In the month of August, then, of this year 1819 we set out on our foreign travels, my father, my Mother, William, Jane, Mary and I; rather too large a party as we found when we had more experience, particularly as we were attended by a man, a maid, and a dog. The maid, a thoroughly stupid creature, and the dog, poor Dowran, went with us; the man, a black, and a deal too clever, joined us in Holland, for to the Netherlands we were bound. My father had always had a passion for Dutch and Flemish paintings, farming, buildings, and politicks; besides, he was so very kind as to wish to take me to the waters at Aix la Chapelle. I had been attacked in the Spring with the same sort of strange suffering that has fallen upon me several times since, at intervals, after any disturbance of mind, a failure as it seemed of all powers of body, the whole system paralysed, as it were, without any apparent cause other than that reserve of disposition inherited from my Mother, which threw all grief back inwardly while the outward manner was unchanged.

We embarked at Leith in a common trading vessel, a tub, with but moderate accommodation, the Van Egmont, bound for Rotterdom. Its very slow rate of sailing kept us nine days at sea; luckily the weather the whole time was beautiful… We all did our best to make them pass cheerfully. We watched the land, the sea, the sky, the day’s work. Our skipper was extremely civil; his mate, a merry scapegrace, inventing all sorts of fun to amuse every body; the fare was good, the Cabin clean, and living out on deck in the open air even I regained an appetite.

Rotterdam

We arrived in the very midst of the Kermess, the annual fair, the most favourable of all times for the visit of strangers. The wares of all the world were exposed for sale in the streets of booths tastefully decorated, lighted up brilliant at night, and crowded at all hours by purchasers from every province in the two united kingdoms, all in their best and very handsome and perfectly distinct attire. Like Venice, Rotterdam is built in the water, long canals intersect it in every direction, on which the traffic is constant; there are mere footpaths on either side, with quantities of narrow bridges for the convenience of crossing. The tall houses forming the street must have been goomy abodes, just looking over the narrow stream to one another. Outside they were gay enough from the excessive cleanliness observed, and the bright paint, and the shining brass knockers, and the old fashioned solidity of the building.

Rotterdam, 1857, by Rouargue

The excessive cleanliness was almost more to be admired than all else; it pervaded the habits of the nation throughout. The streets were daily swept, the pavements daily washed, the windows daily rubbed, the brasses daily brightened. Within it was the same; no corner left unvisited by the busy maid, the very door keys were polished, like the small bunches we keep in our pockets, cupboards, closets, shelves, not only spotless but neatly ornamental; white paper with a cut fringe, or white linen frilled, laid along under the shining wares they were appropriated to hold. Yet nobody seemed overworked. In the afternoons all the women were spinning or knitting, as beautifully tidy in their own persons as was all the property around them. There were no dirty children, even no beggars.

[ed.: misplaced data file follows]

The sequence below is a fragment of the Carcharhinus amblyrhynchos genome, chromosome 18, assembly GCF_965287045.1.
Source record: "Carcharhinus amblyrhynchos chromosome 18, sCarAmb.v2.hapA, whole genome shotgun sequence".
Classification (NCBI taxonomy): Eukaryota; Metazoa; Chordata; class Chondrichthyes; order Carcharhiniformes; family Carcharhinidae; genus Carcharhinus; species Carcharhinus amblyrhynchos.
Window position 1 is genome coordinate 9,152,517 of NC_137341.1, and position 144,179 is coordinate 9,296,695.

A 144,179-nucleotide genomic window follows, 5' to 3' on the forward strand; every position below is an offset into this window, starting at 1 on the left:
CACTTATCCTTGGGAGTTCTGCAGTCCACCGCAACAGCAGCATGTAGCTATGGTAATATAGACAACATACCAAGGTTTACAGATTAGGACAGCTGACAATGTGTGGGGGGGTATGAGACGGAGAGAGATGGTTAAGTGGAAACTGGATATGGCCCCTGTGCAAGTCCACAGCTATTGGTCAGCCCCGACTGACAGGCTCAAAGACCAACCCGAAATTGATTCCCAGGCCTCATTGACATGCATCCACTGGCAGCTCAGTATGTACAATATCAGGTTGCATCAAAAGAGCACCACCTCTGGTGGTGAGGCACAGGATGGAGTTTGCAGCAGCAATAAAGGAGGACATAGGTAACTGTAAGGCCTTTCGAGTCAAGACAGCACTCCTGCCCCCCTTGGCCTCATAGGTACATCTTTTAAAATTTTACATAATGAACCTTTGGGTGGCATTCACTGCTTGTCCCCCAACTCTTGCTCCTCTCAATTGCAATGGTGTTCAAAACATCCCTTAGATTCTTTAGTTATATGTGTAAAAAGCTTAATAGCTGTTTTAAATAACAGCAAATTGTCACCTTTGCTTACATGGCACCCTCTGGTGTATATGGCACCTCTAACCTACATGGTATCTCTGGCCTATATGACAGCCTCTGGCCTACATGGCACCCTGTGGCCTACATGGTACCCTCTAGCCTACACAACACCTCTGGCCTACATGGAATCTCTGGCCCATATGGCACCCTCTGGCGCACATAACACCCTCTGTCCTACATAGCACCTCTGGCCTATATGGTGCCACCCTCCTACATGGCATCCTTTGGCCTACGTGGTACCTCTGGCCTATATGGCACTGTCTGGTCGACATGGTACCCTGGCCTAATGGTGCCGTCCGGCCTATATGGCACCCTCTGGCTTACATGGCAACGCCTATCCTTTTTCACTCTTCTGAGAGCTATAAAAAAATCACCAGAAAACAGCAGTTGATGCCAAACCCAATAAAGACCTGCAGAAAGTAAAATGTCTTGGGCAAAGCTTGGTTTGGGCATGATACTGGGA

[The father]* left a curious will. He ordered his daughters to marry into the peerage under the penalty of forfeiting all share of their inheritance should any of them give herself to a Commoner. How absurd are these meddlers with the future.

George Canning by Richard Evans

I went with [my father] along the Bompjes [waterfront] under the trees by the side of the water, and reaching the part at which the Harwich packet landed the passengers, who should step ashore but Mr Canning—the only time I ever saw him. He and my father seemed glad to meet, and while they were conversing of I had an opportunity of correcting all my imaginary impressions of the great man. He was not so tall and much more slender than I expected. His countenance was pale, anxious almost, and certainly no longer handsome; the high, well developed forehead alone reminded me of the prints of him. He was travelling with his sick son, a boy of seventeen or so, a cripple confined to a Merlin chair, and supported in that by many cushions. An elderly, very attentive servant never left the invalid’s side, while another looked after the luggage and a carriage fitted up with a sort of sofa bed. They did not come to Badthouse, so we saw no more of them; but I could not forget them, and often after, when the world was ringing with Mr Canning’s fame, this scene of his private life returned to me, for he lost the son… Mrs Canning, the wife, was sister to the Duchess of Portland and the Countess of Moray. They were co-heiresses with very large fortunes, something like a hundred thousand pounds apiece; indeed I believe the eldest sister had more… [The father]* left a curious will. He ordered his daughters to marry into the peerage under the penalty of forfeiting all share of their inheritance should any of them give herself to a Commoner. How absurd are these meddlers with the future. Mrs Canning, of course, lost her fortune, but her ennobled sisters each presented her with fifty thousand pounds as a wedding present.

*Major-general John Scott, British army officer and Scottish politician, reportedly won a million dollars at whist at White’s.

Memoirs of a Highland Lady

‘I was born on the 7th May 1797 of a Sunday evening at No. 5 N. side of Charlotte Square, Edinburgh, in my father’s own lately built house and I am the eldest of five children he and my mother raised to maturity.’ Thus opens one of the most famous set of memoirs ever written. Since its first bowdlerised edition in 1898, they have been consistently in print. This is the first ever complete text. Written between 1845 and 1854 the memoirs were originally intended simply for Elizabeth’s family, but these vivid and inimitable records of life in the early 19th century, and above all on the great Rothiemurchus estate, full of sharp observation and wit, form an unforgettable picture of her time. The story ends with the thirty-three-year-old Elizabeth finding her own future happiness in marriage to an Irish landowner, Colonel Smith of Baltiboys. ‘A masterpiece of historical and personal recall.’ Scotsman

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Memoirs of a Highland Lady